Almost two years after it was announced, Apple’s iPad remains the very definition of a category-defining product. Every other tablet that’s arrived since — and there have been bajillions of ‘em — must start by trying to answer a basic question: “Why should somebody buy this instead of an iPad?” Rising to that challenge has proven unexpectedly tricky, which is why nearly every tablet that isn’t an iPad has turned out to be an also-ran.
Two reasons you might buy a non-Apple tablet are reasonably straightforward, however: You might prefer one that’s smaller and cheaper. Those factors help explain the relative success of Amazon’s Kindle Fire and Barnes & Noble’s Nook Tablet, two 7-inch models that are $300 and $250 cheaper, respectively, than the iPad.
They also come into play with Toshiba’s new tablet, the Thrive 7. Unlike the Fire and Nook, this Android device hasn’t been stripped down to hit a low price point. In fact, it features many of the same features and components as Toshiba’s first tablet, the 10.1-inch Thrive. It also starts at the same price as the earlier model: $380, or $119 less than the lowest-cost iPad. (That’s for a unit with 16GB of storage space — a 32GB version is $430.)
Using the Thrive, I got the same twinge of good news/bad news I’ve experienced with 7-inch tablets dating back to Samsung’s original Galaxy Tab. The small size makes for a distinctly different, more portable device than the 9.7-inch iPad. In portrait orientation, it feels like a paperback book; in landscape mode, you can still cradle it in your fingers and type with your thumbs. It can slip into a coat pocket or a purse, making it easier to tote than the definitely-not-pocketable iPad.
But both hardware and software issues keep the Thrive, like its 7-inch predecessors, from providing iPad-like overall excellence in a more compact form. I’m as convinced as ever that this is a legitimate size for a tablet — and I’m still looking for the first one that nails it.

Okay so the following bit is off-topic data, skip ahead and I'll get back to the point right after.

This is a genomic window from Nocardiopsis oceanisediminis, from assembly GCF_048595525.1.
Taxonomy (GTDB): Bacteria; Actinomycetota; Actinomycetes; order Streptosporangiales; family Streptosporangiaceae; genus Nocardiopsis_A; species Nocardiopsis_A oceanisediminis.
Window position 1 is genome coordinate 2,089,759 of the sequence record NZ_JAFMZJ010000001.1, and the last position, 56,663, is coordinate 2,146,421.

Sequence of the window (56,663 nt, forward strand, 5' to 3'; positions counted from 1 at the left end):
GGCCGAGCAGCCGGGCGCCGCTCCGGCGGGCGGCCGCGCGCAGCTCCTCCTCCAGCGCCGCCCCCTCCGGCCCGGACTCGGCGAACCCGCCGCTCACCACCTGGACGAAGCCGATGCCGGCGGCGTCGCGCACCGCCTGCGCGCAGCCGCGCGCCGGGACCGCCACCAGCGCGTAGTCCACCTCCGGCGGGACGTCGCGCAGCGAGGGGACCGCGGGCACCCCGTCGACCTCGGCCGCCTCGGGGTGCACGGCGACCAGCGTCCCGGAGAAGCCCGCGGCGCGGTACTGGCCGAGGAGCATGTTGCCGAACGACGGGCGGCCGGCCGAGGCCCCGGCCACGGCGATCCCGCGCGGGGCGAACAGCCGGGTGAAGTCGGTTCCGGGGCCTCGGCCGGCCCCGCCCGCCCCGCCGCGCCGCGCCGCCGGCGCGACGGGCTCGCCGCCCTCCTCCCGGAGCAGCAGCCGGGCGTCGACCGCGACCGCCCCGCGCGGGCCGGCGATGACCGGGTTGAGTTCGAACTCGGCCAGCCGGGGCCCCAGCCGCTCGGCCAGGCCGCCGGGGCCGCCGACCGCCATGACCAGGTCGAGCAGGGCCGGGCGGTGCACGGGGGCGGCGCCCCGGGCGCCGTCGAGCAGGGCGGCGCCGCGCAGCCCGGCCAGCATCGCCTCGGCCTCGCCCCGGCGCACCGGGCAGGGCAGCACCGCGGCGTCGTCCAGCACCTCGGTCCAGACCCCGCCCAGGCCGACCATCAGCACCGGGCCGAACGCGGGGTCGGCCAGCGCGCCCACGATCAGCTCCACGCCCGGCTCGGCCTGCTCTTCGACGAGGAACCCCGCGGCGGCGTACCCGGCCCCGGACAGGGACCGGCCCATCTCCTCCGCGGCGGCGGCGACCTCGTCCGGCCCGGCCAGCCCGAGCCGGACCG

As with Toshiba’s first tablet, this one has less of an iPad-wannabe feel to it than some of Apple’s rivals. Instead, Toshiba seems to have set out to translate what it knows about building laptops into tablet form. The 13.2-oz. Thrive 7 is a tad chunky and unapologetically plasticky, but it includes some PC-like features that the iPad 2 lacks: a Mini USB port for attaching peripherals, a Micro HDMI connector for hooking up a TV and a MicroSD slot that lets you expand its storage capacity.
(Outside of the U.S., incidentally, Toshiba sells a 10.1-inch tablet that goes head-to-head with the iPad 2 in terms of raw sex appeal, but the company hasn’t announced plans to bring it to this country.)
The single best thing about the Thrive 7 is its screen. Toshiba essentially took the display on the 10-inch model and squooshed it down, retaining the 1280-by-800 resolution of the original. That gives the Thrive a strikingly high pixel density for a 7-inch tablet: 66% more pixels than the Kindle Fire and Nook, and 25% more than the iPad 2. Movies from Netflix, which comes preinstalled, looked sharp and beautiful — especially once I’d cranked up the brightness a tad beyond its default setting — and Kindle books sported crisper typography than they did on the Kindle Fire.